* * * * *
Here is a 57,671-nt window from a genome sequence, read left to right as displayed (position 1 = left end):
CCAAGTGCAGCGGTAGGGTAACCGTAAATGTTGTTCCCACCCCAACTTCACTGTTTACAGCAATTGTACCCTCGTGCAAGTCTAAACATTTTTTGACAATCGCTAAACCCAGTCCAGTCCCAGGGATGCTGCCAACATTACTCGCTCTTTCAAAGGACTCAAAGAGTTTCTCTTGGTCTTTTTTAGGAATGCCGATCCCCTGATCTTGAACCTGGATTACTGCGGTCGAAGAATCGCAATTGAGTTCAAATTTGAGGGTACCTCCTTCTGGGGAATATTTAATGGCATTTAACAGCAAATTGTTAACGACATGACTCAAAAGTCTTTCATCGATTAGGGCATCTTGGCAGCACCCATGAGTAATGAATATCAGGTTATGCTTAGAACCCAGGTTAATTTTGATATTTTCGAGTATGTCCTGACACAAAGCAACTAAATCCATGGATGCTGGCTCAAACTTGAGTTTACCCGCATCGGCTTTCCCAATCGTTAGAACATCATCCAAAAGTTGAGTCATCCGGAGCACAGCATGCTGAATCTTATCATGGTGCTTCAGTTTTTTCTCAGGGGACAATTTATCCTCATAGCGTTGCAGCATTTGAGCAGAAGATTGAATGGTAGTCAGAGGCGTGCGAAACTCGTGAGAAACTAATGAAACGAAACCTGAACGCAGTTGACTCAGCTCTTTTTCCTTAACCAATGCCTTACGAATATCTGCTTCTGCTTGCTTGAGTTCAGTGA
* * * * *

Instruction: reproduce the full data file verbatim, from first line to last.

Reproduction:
Here is a 57,671-nt window from a genome sequence, read left to right as displayed (position 1 = left end):
CCAAGTGCAGCGGTAGGGTAACCGTAAATGTTGTTCCCACCCCAACTTCACTGTTTACAGCAATTGTACCCTCGTGCAAGTCTAAACATTTTTTGACAATCGCTAAACCCAGTCCAGTCCCAGGGATGCTGCCAACATTACTCGCTCTTTCAAAGGACTCAAAGAGTTTCTCTTGGTCTTTTTTAGGAATGCCGATCCCCTGATCTTGAACCTGGATTACTGCGGTCGAAGAATCGCAATTGAGTTCAAATTTGAGGGTACCTCCTTCTGGGGAATATTTAATGGCATTTAACAGCAAATTGTTAACGACATGACTCAAAAGTCTTTCATCGATTAGGGCATCTTGGCAGCACCCATGAGTAATGAATATCAGGTTATGCTTAGAACCCAGGTTAATTTTGATATTTTCGAGTATGTCCTGACACAAAGCAACTAAATCCATGGATGCTGGCTCAAACTTGAGTTTACCCGCATCGGCTTTCCCAATCGTTAGAACATCATCCAAAAGTTGAGTCATCCGGAGCACAGCATGCTGAATCTTATCATGGTGCTTCAGTTTTTTCTCAGGGGACAATTTATCCTCATAGCGTTGCAGCATTTGAGCAGAAGATTGAATGGTAGTCAGAGGCGTGCGAAACTCGTGAGAAACTAATGAAACGAAACCTGAACGCAGTTGACTCAGCTCTTTTTCCTTAACCAATGCCTTACGAATATCTGCTTCTGCTTGCTTGAGTTCAGTGA